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Busting The UAW November 20, 2008

Posted by Kate Ryan in Economy, National Politics.
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One of the most-repeated points in support of auto industry bankruptcy that I have heard is that bankruptcy would allow the auto makers to negate labor contracts and long-term legacy costs (pensions and health care).  The theory is that paying lower wages and benefits and phasing out pensions in favor of 401Ks would magically make the Big Three profitable.  This approach lays the blame for the problems of the auto industry at the feet of the unionized workers – the members of the UAW.

What balderdash!

The Big Three and many of its suppliers have been at war with the UAW for several years.  Generally, the union has not been on the winning side of the equation.  For the American auto worker, the past five years has been a merry-go-round of give-backs, concessions, lay-offs, and buy-outs.  There have only been decreases to the wage and benefit packages that the automotive workers have received – but has the price of a car gone down?  Of course not.  Any savings were passed on to the fat cats at the top in the form of bonuses or to the stockholders in the form of dividends.  Yet, the unionized auto worker is being demonized for having a decent wage, health insurance, and a pension.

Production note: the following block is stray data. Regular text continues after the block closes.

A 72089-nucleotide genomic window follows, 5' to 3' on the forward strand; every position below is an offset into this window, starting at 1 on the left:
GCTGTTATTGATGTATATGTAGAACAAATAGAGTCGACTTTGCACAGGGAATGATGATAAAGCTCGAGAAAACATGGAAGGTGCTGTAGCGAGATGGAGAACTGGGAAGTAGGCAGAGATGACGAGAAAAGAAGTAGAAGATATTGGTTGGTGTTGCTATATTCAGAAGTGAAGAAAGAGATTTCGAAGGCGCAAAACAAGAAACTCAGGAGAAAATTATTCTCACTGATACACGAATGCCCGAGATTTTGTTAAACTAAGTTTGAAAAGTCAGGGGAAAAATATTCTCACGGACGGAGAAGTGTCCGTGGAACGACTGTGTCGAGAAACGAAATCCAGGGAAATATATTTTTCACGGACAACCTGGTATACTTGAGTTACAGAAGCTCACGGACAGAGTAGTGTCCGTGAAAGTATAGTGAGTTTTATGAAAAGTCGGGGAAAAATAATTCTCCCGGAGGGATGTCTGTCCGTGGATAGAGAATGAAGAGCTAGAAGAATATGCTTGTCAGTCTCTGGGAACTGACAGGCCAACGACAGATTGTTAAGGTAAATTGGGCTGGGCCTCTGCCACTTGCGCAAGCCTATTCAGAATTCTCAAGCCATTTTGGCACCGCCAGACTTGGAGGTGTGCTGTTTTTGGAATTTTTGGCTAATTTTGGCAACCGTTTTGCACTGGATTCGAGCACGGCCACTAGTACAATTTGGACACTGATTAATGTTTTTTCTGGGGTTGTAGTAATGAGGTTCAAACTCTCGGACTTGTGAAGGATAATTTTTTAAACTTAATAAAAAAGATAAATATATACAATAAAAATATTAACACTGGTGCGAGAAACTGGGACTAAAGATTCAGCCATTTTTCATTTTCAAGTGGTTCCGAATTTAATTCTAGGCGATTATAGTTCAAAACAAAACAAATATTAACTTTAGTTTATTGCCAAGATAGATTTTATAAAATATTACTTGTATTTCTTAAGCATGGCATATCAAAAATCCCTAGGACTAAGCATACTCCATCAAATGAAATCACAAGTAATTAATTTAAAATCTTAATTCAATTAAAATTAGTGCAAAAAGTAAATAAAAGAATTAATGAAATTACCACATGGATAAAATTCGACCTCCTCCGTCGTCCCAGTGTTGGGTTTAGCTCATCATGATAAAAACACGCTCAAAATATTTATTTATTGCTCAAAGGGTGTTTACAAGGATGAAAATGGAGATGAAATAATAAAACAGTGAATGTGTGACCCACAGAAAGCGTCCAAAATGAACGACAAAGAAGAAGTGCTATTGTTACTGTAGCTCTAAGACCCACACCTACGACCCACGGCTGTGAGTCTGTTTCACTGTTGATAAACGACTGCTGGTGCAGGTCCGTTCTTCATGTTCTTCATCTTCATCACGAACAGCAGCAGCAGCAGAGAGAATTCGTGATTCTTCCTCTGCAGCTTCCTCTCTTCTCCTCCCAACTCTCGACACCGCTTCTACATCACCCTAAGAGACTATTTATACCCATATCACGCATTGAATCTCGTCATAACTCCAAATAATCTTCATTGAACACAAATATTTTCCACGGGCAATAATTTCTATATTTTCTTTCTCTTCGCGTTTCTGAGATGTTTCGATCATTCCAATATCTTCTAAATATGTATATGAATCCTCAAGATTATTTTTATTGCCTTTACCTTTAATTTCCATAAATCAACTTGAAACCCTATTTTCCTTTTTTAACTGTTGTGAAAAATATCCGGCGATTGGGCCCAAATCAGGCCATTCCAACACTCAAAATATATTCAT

On the Newshour with Jim Lehrer on PBS last night, GM CEO Rick Waggoner explained that his company has spent the past three years shoring up the pensions so that they are fully funded, they have worked with the UAW to create savings wherever possible, and have trimmed their workforce and excess capacity.  What they need now is cash to continue operating.  How is that the fault or responsibility of the Union?

When the Republicans on Capitol Hill steadfastly refuse to approve these loans – knowing the consequences to middle-class America – it becomes clear that this is all about busting the Union.  The UAW is one of the few left with a robust membership.  It would be a great legacy for the free-marketeers to take it out.



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